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Child Protection Training by Thammasat University

From 4 to 8 January 2021, the Working Group to Care for and Protect Abused Children of Thammasat University Hospital delivered a week-long child protection training course to twenty child care service providers from across Thailand. Led by Dr. Wanida Pao-in, this in-person and online course covered child abuse; child physical, cognitive, and emotional development stages; interviewing children and parents; roles of social workers, child psychiatrists, law enforcement; laws governing child protection; practical measures and steps to assist children and their guardians.

Training scholarships totaling 6,000 Thai baht were given to two SafeguardKids members, Snow White Smelser and Phaephirat Jearmsilpa, who actively participated in case studies, role-plays, and discussions.

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Educational Programs Resilience weSafeguardKids

Child Safety Online

Children must continually be reminded to not accept friend requests from people they have never met face-to-face. Many child sex offenders create fake online profiles to gain the friendship of children to possibly abuse. They use photos of children of the approximate age they are sexually attracted to and use clues found in the targeted child’s profile to convince the child that they are in the same peer group. Additionally, children should not post photos, texts, check-ins, or page-likes that identify what school they attend, where they live, or where they frequently hang out. These details help child sex offenders make in-person contact with the child possible.

For guidance on how to teach children to protect themselves online from sexual abuse, read the #Netsmart handbook by Save the Children Sweden. This handbook is available in English and Swedish.

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Educational Programs Resilience

Empower Children

Warn children about the techniques used by child sex offenders, particularly grooming and sextortion. Many child sex offenders coerce the child to keep the sexual abuse a secret, so inform children which kinds of secrets are okay to keep and which are not. Let children know that they can talk to a trusted adult, child helpline, or school counselor if someone is bullying them by threatening to share indecent photos of them – in other words, sextorting them.

Talk to children calmly, openly, and appropriately when they ask questions about sex. Children can be taught to protect their bodies and to say no to inappropriate touch. For more on how to educate children of varying age groups about sexual abuse, read the Body Boundaries guide for parents and guardians by Save the Children Sweden, available in English, Spanish, and Swedish.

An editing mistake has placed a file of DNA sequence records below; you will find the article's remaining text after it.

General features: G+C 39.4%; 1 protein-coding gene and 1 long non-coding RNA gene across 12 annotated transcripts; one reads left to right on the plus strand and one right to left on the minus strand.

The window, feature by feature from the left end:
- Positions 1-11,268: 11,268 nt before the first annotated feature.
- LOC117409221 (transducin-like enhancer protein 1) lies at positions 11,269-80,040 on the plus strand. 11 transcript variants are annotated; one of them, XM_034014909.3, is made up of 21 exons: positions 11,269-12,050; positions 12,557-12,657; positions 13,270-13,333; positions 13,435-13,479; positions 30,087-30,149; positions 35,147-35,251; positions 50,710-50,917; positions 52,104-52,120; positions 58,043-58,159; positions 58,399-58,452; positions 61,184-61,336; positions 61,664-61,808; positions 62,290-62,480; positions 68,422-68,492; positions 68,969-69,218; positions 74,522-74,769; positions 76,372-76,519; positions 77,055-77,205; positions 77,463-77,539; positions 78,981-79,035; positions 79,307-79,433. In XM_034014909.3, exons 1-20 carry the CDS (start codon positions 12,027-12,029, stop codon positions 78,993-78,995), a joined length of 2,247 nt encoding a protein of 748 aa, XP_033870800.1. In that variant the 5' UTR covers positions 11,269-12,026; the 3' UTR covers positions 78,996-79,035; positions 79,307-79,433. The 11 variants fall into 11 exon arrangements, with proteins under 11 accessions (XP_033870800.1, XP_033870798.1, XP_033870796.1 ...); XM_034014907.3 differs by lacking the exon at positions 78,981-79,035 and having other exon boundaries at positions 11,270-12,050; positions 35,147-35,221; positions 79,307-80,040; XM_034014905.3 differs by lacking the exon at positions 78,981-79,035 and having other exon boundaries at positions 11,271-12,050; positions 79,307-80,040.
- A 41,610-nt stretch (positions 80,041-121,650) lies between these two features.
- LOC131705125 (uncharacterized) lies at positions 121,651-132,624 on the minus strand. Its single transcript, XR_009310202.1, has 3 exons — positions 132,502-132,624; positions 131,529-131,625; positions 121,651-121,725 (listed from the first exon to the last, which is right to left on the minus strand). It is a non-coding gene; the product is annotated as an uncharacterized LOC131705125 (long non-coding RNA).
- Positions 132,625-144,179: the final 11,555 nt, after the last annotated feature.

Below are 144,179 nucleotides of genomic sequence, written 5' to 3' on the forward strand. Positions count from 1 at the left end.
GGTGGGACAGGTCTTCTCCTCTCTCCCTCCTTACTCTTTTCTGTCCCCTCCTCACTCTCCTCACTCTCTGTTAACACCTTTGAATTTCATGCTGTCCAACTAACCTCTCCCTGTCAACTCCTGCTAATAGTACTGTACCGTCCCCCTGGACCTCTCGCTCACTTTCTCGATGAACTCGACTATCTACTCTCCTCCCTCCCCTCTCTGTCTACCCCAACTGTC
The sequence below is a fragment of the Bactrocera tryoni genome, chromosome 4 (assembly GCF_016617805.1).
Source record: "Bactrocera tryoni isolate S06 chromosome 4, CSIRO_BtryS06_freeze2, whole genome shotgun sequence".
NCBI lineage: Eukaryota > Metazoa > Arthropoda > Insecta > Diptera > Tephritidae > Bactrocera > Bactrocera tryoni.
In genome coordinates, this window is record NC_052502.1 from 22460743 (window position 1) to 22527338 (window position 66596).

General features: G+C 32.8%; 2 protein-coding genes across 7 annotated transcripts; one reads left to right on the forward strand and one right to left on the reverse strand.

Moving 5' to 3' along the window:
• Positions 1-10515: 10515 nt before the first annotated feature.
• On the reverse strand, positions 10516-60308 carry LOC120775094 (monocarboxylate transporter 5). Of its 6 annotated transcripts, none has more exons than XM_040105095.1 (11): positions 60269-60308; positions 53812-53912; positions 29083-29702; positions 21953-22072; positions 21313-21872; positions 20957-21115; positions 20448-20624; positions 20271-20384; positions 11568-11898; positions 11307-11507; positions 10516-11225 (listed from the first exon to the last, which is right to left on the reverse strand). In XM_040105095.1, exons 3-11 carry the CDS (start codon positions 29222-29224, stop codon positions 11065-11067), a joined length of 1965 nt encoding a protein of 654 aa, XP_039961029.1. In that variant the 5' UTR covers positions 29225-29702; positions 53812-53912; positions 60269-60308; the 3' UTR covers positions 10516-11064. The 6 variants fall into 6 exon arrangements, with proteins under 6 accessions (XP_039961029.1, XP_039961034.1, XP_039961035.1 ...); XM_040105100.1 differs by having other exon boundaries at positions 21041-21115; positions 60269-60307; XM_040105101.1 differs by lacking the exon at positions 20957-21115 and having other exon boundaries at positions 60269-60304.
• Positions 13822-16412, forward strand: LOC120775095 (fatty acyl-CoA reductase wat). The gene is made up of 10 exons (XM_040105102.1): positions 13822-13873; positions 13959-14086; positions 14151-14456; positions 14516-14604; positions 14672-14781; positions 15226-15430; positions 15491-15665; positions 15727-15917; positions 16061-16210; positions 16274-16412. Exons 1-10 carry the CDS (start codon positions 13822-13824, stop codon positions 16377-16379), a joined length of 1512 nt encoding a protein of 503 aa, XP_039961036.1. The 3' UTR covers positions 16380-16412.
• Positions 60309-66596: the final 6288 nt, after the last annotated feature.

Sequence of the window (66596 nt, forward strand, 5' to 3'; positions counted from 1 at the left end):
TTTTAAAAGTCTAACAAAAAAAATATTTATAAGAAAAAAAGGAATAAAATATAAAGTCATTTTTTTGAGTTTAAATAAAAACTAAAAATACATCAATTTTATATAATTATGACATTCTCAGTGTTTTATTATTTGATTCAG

With more and more children using smartphones, the number of children taking and sending sexual photos and videos of themselves – a form of “sexting” – is also growing. Children should be informed of the risk of sexting. Once their sexual photos and videos are passed to another person, the child will no longer have control of who else accesses their material. Once their material is shared onto the internet, the material will remain online forever. For instance, the sexual photos a teenager sends to her boyfriend while they are “in love” can later be uploaded by the boyfriend out of spite or vengeance during a dispute or break-up.

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Educational Programs

Grooming Children

Child sex offenders often record the sexual abuse they commit and share their self-produced child sexual abuse material with others. Child sex offenders also show child sexual abuse material to potential child victims, grooming them into believing that sexual acts between a child and an adult are normal behavior. In short, child sex offenders use child sexual abuse material as trophies of their criminal conquests and as a tool to groom new victims online. Child sexual abuse material should not be available, since it is evidence of a crime against a child.

Alcohol & Drugs

Law enforcement agencies confirm that a significant number of child sexual abuse cases involve drugs and alcohol. Child sex offenders often lure children with offers of alcohol and computer games in attempt to form a bond of trust and understanding. For non-compliant children, some offenders first drug then sexually abuse the child, since they can more easily overpower and control drugged and drunken children. Some offenders go even further by creating a drug dependency to lure the child back.